August 24, 2013
I realize from the questions our friends ask, that many of you don’t know what living onboard a sailboat is like for us. So I have decided to start this season’s blog with some description of life for us on our Catalina 385 (which means 38 1/2 feet) sailboat, Sable.
I will be 79 when we begin our annual trek through the Bahamas. Just the two of us for two or three months and we live on our sailboat during this time. Here she is, Sable.
We came down to Daytona Beach to begin our preparations. Our “good well-seasoned” (Who recognizes this literary reference?)Passat diesel was loaded with supplies and my new toy, an electric outboard for Sable’s dinghy. We are doing everything we can to lengthen our sailing season. Not the calendar season, but our own life-season. Hence a new light-weight (17lbs) electric dinghy motor.
When I unlock the companionway door and climb down the stairs into our living space, known to sailors as the main salon, I inhale the smell. I don’t know how to describe it, its not like a house, not even a beach house. A boat has its own smell, something like a cross between salt water and sunshine. A feeling that is both calm and exciting comes over me.
Everything we need is here. Click on the layout to enlarge it and you will see how it is set up. Our cabin in the bow (front) has a comfortable center-line double berth that means we don’t have to climb over each other to get out and a toilet and separate shower. You don’t need that picture, but for a sailboat, it is quite roomy.
This is critical to our life onboard because we are currently working on our third novel, Tear in the Curtain, set in post-war Germany, where I was a lieutenant in the late 1950s. We will use this season’s sail to tweak our second novel, Night Watch, set on a sailboat (can you guess the name?) in the Bahamas.
There is a second sleeping cabin in the aft (back) of the boat, but don’t get too excited about joining us unless you’re willing to sleep in a Pullman berth which means one of you will have to climb over the other to get out. And there is only about 3 feet of space with standing head room. So your first morning exercise will be getting your clothes on.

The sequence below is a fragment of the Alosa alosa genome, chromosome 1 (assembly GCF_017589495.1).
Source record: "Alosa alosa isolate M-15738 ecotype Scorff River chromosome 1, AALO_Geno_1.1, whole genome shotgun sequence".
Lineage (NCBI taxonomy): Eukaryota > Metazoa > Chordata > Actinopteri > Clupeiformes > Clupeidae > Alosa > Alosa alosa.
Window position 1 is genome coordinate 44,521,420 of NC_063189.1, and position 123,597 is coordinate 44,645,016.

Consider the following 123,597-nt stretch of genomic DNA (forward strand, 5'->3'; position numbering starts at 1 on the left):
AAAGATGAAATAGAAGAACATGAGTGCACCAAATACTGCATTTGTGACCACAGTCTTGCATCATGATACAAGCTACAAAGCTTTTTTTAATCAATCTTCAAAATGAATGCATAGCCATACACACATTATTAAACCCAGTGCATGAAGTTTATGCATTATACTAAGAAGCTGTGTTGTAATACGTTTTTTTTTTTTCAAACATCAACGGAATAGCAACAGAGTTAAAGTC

Our galley has a refrigerator with separate freezer, a most important luxury since Bahamian fare is often limited to fish, lobster, peas and rice and slaw which is good for the first few times but tiring after a month or two. We also have a propane stove with oven and microwave.
The outside cockpit has a table for dinner and a favorite place for morning coffee and early evening wine. Sunrise and sunset on a sailboat are really special and every time it is as different as the clouds. Only rain keeps us indoors at those times of day. So don’t call then because we won’t hear our cell phones purposefully left inside.
The cockpit also has the steering station (wheel) and all the instruments needed to watch wind speed, direction, depths, a chartplotter which is like a very smart GPS on which you plot your course and destination and an auto-pilot which steers the boat. The auto-pilot provides the same kind of relief a driver gets from cruise control in a car. It is particularly useful in the ocean since no one has to take the helm That still means someone always must be on watch to keep up with other boating traffic. Our cockpit also has all the lines to raise and lower the sails so that neither of us has to go forward to do this. (a safety measure). Sable has roller furling for the main(sail) and the jib making these tasks much easier. We also have electric winches for the sails and the anchor and a bow thruster which moves the bow from side to side for easy maneuvering into and away from a dock. All labor-saving features. Of course, young crew along always helps. The other critical feature is air conditioning. Believe me when I say this definitely extends the sailing season. After a hot day of sailing it is a welcome relief to turn on the air, pop open a beer and sit inside to re-energize. It also makes sleeping more comfortable.
It takes us anywhere from 8 to 10 hours to cross the Gulf Stream to get from our jump-off point in southern Florida to the nearest port in the Bahamas. This can be the roughest part of the trip and we watch for a “weather window” before attempting this crossing. People who are inclined to seasickness definitely won’t enjoy this.
Long distance sailing continues to give a good reason to be alive, and, I suspect, although I have no statistics, adds to longevity as long as we don’t stumble and fall overboard. There is plenty of exercise designed for flexibility and strength. Just try the calisthenics required for repairing a bilge pump in the space under the floor-boards or hauling up an anchor. You’ll see why most sailors are fit. I do all the maintenance myself, most of which I enjoy with the exception of repairing a toilet. Being able to repair most every system on a boat is a necessity for blue-water (ocean sailing) and there is always something to do on either a new or old boat.
The joy of sailing doesn’t fade much, although like most things except sex, the first cruise was the best. That takes me to the first time we sailed into Luperon in the Dominican Republic, but that will be the next blog.
Ask your questions about life onboard a sailboat. I am sure I’ve left out a lot about of how we spend our time. For me, living onboard is just the right level of inconvenience except when its not. 🙂